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Tristen Miller loves to sing. The high school senior, who attends
a performing arts high school in Los Angeles, has performed at Carnegie Hall
and the El Capitan Theatre in Hollywood, at the Rose Bowl and Anaheim Stadium
and shared a stage with Ziggy Marley. Tristen, who has ASD (Autism Spectrum
Disorder), is passionate not only about singing, but about sharing her talent
with those around her.
“I love music so much,” she says. “Being on stage and performing
makes me happy. It makes me happy to see the smiles on peoples faces.”
Tristen got her first taste of performing in front of an
audience with the Miracle Project, a theater and
arts program started by Elaine Hall, a children’s acting coach for TV and film.
Elaine developed the program after her own son was diagnosed with autism and
found that traditional therapies were falling short. Her methods of teaching
became the basis for the Miracle Project, and in 2008, Elaine and her students
were the subjects of the Emmy-winning HBO documentary, "AUTISM:The Musical."
In an interview for mom.me, Elaine told me that one of her goals
is to use performing as a way to shatter the stereotypes of people with autism.
“There is a myth that individuals with autism do not show emotion, warmth or
desire friendships. At The Miracle Project, we clearly demonstrate the
opposite,” she stressed.
I asked her about the impact performing has on the students she
works with, as well as on the audience. “The most important thing that the kids
who have autism can take away from the productions and performances is a sense
of accomplishment, self confidence and joy,” she said. “Being in a production
is working together as a group, sharing positive emotional experiences and
having to be responsible for others as well as yourself.”
“The audience can see that anything is possible—to see the
abilities within the disabilities of every individual; and to live in
acceptance and appreciation rather than judgment.”
Tristen is still involved with the Miracle Project, and credits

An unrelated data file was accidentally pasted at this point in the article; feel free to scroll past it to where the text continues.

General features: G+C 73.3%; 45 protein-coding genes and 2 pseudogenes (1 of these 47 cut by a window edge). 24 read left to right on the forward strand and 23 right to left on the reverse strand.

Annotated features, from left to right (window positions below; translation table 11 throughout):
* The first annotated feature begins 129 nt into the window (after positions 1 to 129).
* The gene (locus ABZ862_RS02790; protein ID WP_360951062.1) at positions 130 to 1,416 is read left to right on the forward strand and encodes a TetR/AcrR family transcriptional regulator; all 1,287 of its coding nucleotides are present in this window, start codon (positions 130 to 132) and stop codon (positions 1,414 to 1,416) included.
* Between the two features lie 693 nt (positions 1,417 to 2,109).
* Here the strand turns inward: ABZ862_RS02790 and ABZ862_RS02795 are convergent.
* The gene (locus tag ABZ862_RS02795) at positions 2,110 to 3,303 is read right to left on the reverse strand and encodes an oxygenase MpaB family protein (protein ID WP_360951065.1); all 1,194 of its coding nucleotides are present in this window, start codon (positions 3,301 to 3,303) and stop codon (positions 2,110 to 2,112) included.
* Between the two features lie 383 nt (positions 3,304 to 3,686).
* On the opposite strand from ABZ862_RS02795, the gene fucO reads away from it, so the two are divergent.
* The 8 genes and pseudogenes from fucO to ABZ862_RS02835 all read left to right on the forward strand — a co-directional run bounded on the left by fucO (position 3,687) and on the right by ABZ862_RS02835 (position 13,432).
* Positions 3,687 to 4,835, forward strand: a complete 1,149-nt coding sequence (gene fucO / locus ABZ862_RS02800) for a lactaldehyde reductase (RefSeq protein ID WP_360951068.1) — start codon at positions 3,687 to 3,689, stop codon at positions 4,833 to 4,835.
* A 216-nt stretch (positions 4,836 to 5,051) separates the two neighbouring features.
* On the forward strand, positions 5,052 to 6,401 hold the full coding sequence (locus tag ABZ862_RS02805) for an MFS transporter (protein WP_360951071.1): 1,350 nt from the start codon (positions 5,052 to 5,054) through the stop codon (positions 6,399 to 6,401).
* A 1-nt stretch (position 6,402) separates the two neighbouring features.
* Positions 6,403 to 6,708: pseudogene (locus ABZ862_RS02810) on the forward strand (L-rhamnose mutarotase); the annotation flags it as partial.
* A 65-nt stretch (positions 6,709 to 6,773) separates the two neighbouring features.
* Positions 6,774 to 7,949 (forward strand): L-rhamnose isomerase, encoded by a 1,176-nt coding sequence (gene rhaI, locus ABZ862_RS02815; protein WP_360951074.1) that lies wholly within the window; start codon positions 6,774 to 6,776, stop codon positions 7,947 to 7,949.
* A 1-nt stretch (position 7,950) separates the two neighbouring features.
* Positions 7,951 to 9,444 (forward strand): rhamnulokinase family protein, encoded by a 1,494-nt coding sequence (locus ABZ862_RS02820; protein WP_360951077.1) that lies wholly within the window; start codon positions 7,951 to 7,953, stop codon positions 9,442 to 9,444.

its founder with nurturing her as an artist. “Elaine helps me connect to the
meaning of songs when I sing, when acting, connecting to my character,” she
says. “I learn how to have a positive relationship with my friends and have fun
and I am more confident.”
We were told she would not be able to communicate appropriately, and watching her sing with her fellow students gives us such a feeling of gratitude.
Elaine says she recognized Tristen’s talent early on, and watched
her grow as she worked with her through the Miracle Project. “Tristen was given
a gift,” she said. “I've known her since she was a little girl—this tiny,
beautiful little girl with this magnificent voice. Over the years I've seen her
connect with her feelings and emotions in her singing as well as reach out and
become much more social.”
being told initially that their daughter would have problems communicating with
others, Tristen’s parents Mark Miller and Maria Bonacci say performing has been
key in helping her develop socially as well as academically. “There are no
words to describe the pride we feel when we hear Tristen sing,” Maria says. “We
were told she would not be able to communicate appropriately, and watching her sing
with her fellow students gives us such a feeling of gratitude.”
“Tristen's vocal talents helped her bridge her educational
setting from a special needs school into typical high school in the 9th grade,”
Mark adds. “Her vocal skills have given her the confidence that she needs to
interact socially with neurotypical peers.”
Next up for Tristen: In a few weeks she will be performing
before a few thousand people at Anaheim Stadium to open the Walk Now For Autism
Speaks. After graduating in June she hopes to attend UCLA to continue her music
studies, and she’ll continue to work hard towards her dream—to one day sing
at the famed Paris Opera House.
She even has some advice for her peers who also sing, dance or
act and might want to pursue a future in performing. “Relax, have fun, be
flexible and love what you're doing,” she says. “Dreams do come true.”